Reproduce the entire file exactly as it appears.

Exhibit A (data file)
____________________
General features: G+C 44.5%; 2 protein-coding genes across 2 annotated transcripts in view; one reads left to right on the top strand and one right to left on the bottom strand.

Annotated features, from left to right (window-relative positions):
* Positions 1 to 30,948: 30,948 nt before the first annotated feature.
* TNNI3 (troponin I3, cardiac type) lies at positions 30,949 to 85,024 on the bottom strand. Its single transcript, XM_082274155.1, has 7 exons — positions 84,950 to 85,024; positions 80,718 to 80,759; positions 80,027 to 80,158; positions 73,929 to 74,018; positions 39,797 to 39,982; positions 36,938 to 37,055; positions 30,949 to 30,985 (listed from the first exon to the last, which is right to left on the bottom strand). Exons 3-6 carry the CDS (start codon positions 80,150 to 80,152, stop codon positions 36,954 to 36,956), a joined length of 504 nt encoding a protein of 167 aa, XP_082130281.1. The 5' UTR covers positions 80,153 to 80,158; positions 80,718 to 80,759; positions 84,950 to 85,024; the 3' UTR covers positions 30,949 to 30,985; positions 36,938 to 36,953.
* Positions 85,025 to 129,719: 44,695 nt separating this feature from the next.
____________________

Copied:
General features: G+C 44.5%; 2 protein-coding genes across 2 annotated transcripts in view; one reads left to right on the top strand and one right to left on the bottom strand.

Annotated features, from left to right (window-relative positions):
* Positions 1 to 30,948: 30,948 nt before the first annotated feature.
* TNNI3 (troponin I3, cardiac type) lies at positions 30,949 to 85,024 on the bottom strand. Its single transcript, XM_082274155.1, has 7 exons — positions 84,950 to 85,024; positions 80,718 to 80,759; positions 80,027 to 80,158; positions 73,929 to 74,018; positions 39,797 to 39,982; positions 36,938 to 37,055; positions 30,949 to 30,985 (listed from the first exon to the last, which is right to left on the bottom strand). Exons 3-6 carry the CDS (start codon positions 80,150 to 80,152, stop codon positions 36,954 to 36,956), a joined length of 504 nt encoding a protein of 167 aa, XP_082130281.1. The 5' UTR covers positions 80,153 to 80,158; positions 80,718 to 80,759; positions 84,950 to 85,024; the 3' UTR covers positions 30,949 to 30,985; positions 36,938 to 36,953.
* Positions 85,025 to 129,719: 44,695 nt separating this feature from the next.